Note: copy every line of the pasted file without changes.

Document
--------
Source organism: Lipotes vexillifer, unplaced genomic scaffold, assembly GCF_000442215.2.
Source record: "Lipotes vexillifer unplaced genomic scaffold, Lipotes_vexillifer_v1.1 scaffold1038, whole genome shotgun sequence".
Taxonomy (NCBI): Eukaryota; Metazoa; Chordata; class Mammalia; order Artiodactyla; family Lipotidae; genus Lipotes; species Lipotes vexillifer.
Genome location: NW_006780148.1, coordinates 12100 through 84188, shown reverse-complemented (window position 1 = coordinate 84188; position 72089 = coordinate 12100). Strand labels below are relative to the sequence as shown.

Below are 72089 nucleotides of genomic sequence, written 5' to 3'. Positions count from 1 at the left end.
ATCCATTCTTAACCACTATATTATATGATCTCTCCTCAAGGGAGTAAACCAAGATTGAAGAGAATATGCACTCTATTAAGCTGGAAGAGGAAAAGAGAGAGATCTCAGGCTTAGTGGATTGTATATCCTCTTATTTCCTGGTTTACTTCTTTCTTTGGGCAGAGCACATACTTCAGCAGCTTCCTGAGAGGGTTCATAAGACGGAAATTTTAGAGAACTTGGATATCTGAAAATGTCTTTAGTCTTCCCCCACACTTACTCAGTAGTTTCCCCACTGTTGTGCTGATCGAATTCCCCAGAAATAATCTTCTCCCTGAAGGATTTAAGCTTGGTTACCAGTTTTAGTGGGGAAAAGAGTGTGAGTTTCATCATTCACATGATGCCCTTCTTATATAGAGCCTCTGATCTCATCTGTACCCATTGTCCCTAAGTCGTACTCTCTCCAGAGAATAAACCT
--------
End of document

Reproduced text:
Source organism: Lipotes vexillifer, unplaced genomic scaffold, assembly GCF_000442215.2.
Source record: "Lipotes vexillifer unplaced genomic scaffold, Lipotes_vexillifer_v1.1 scaffold1038, whole genome shotgun sequence".
Taxonomy (NCBI): Eukaryota; Metazoa; Chordata; class Mammalia; order Artiodactyla; family Lipotidae; genus Lipotes; species Lipotes vexillifer.
Genome location: NW_006780148.1, coordinates 12100 through 84188, shown reverse-complemented (window position 1 = coordinate 84188; position 72089 = coordinate 12100). Strand labels below are relative to the sequence as shown.

Below are 72089 nucleotides of genomic sequence, written 5' to 3'. Positions count from 1 at the left end.
ATCCATTCTTAACCACTATATTATATGATCTCTCCTCAAGGGAGTAAACCAAGATTGAAGAGAATATGCACTCTATTAAGCTGGAAGAGGAAAAGAGAGAGATCTCAGGCTTAGTGGATTGTATATCCTCTTATTTCCTGGTTTACTTCTTTCTTTGGGCAGAGCACATACTTCAGCAGCTTCCTGAGAGGGTTCATAAGACGGAAATTTTAGAGAACTTGGATATCTGAAAATGTCTTTAGTCTTCCCCCACACTTACTCAGTAGTTTCCCCACTGTTGTGCTGATCGAATTCCCCAGAAATAATCTTCTCCCTGAAGGATTTAAGCTTGGTTACCAGTTTTAGTGGGGAAAAGAGTGTGAGTTTCATCATTCACATGATGCCCTTCTTATATAGAGCCTCTGATCTCATCTGTACCCATTGTCCCTAAGTCGTACTCTCTCCAGAGAATAAACCT